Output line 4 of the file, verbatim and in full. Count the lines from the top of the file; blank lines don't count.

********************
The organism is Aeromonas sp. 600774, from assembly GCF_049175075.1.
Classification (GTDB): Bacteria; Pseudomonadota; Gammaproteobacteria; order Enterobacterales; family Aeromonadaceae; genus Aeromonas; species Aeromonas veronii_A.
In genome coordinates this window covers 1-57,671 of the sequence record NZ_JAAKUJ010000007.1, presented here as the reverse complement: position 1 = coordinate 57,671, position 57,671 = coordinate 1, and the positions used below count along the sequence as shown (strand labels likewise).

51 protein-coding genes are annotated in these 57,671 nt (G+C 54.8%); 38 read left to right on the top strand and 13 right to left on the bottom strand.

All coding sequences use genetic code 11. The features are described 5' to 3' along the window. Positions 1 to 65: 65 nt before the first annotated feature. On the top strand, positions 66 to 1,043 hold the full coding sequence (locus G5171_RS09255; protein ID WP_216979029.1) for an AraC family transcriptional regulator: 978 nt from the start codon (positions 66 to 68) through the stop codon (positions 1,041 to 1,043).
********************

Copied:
51 protein-coding genes are annotated in these 57,671 nt (G+C 54.8%); 38 read left to right on the top strand and 13 right to left on the bottom strand.